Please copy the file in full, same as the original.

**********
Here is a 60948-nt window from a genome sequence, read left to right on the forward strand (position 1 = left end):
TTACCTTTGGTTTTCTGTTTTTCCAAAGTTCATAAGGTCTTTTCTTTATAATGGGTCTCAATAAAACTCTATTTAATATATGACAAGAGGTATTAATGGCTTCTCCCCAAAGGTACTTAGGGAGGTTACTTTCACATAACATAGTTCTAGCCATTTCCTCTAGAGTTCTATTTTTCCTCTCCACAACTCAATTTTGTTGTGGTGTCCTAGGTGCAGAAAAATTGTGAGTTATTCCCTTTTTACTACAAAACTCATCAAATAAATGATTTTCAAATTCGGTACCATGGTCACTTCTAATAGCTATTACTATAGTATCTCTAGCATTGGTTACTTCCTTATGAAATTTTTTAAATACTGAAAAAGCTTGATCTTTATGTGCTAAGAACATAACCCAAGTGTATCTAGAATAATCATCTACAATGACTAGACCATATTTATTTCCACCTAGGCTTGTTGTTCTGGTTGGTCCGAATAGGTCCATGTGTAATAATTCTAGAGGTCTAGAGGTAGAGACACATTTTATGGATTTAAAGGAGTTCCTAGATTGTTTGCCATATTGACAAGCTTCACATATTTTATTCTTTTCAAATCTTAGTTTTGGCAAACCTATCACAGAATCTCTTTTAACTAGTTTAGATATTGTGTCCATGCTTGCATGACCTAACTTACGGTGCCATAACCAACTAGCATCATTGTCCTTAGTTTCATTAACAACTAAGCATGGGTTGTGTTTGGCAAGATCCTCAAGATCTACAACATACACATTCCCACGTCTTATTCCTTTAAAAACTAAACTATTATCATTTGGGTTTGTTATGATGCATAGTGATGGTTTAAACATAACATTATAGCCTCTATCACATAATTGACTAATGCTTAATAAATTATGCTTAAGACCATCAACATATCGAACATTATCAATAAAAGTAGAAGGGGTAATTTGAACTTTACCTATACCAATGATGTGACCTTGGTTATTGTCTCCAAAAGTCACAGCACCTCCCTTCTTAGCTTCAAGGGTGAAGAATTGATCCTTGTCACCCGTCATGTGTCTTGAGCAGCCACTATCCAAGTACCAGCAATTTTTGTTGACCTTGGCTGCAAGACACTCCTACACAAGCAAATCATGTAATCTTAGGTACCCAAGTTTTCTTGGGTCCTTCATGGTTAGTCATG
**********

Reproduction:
Here is a 60948-nt window from a genome sequence, read left to right on the forward strand (position 1 = left end):
TTACCTTTGGTTTTCTGTTTTTCCAAAGTTCATAAGGTCTTTTCTTTATAATGGGTCTCAATAAAACTCTATTTAATATATGACAAGAGGTATTAATGGCTTCTCCCCAAAGGTACTTAGGGAGGTTACTTTCACATAACATAGTTCTAGCCATTTCCTCTAGAGTTCTATTTTTCCTCTCCACAACTCAATTTTGTTGTGGTGTCCTAGGTGCAGAAAAATTGTGAGTTATTCCCTTTTTACTACAAAACTCATCAAATAAATGATTTTCAAATTCGGTACCATGGTCACTTCTAATAGCTATTACTATAGTATCTCTAGCATTGGTTACTTCCTTATGAAATTTTTTAAATACTGAAAAAGCTTGATCTTTATGTGCTAAGAACATAACCCAAGTGTATCTAGAATAATCATCTACAATGACTAGACCATATTTATTTCCACCTAGGCTTGTTGTTCTGGTTGGTCCGAATAGGTCCATGTGTAATAATTCTAGAGGTCTAGAGGTAGAGACACATTTTATGGATTTAAAGGAGTTCCTAGATTGTTTGCCATATTGACAAGCTTCACATATTTTATTCTTTTCAAATCTTAGTTTTGGCAAACCTATCACAGAATCTCTTTTAACTAGTTTAGATATTGTGTCCATGCTTGCATGACCTAACTTACGGTGCCATAACCAACTAGCATCATTGTCCTTAGTTTCATTAACAACTAAGCATGGGTTGTGTTTGGCAAGATCCTCAAGATCTACAACATACACATTCCCACGTCTTATTCCTTTAAAAACTAAACTATTATCATTTGGGTTTGTTATGATGCATAGTGATGGTTTAAACATAACATTATAGCCTCTATCACATAATTGACTAATGCTTAATAAATTATGCTTAAGACCATCAACATATCGAACATTATCAATAAAAGTAGAAGGGGTAATTTGAACTTTACCTATACCAATGATGTGACCTTGGTTATTGTCTCCAAAAGTCACAGCACCTCCCTTCTTAGCTTCAAGGGTGAAGAATTGATCCTTGTCACCCGTCATGTGTCTTGAGCAGCCACTATCCAAGTACCAGCAATTTTTGTTGACCTTGGCTGCAAGACACTCCTACACAAGCAAATCATGTAATCTTAGGTACCCAAGTTTTCTTGGGTCCTTCATGGTTAGTCATG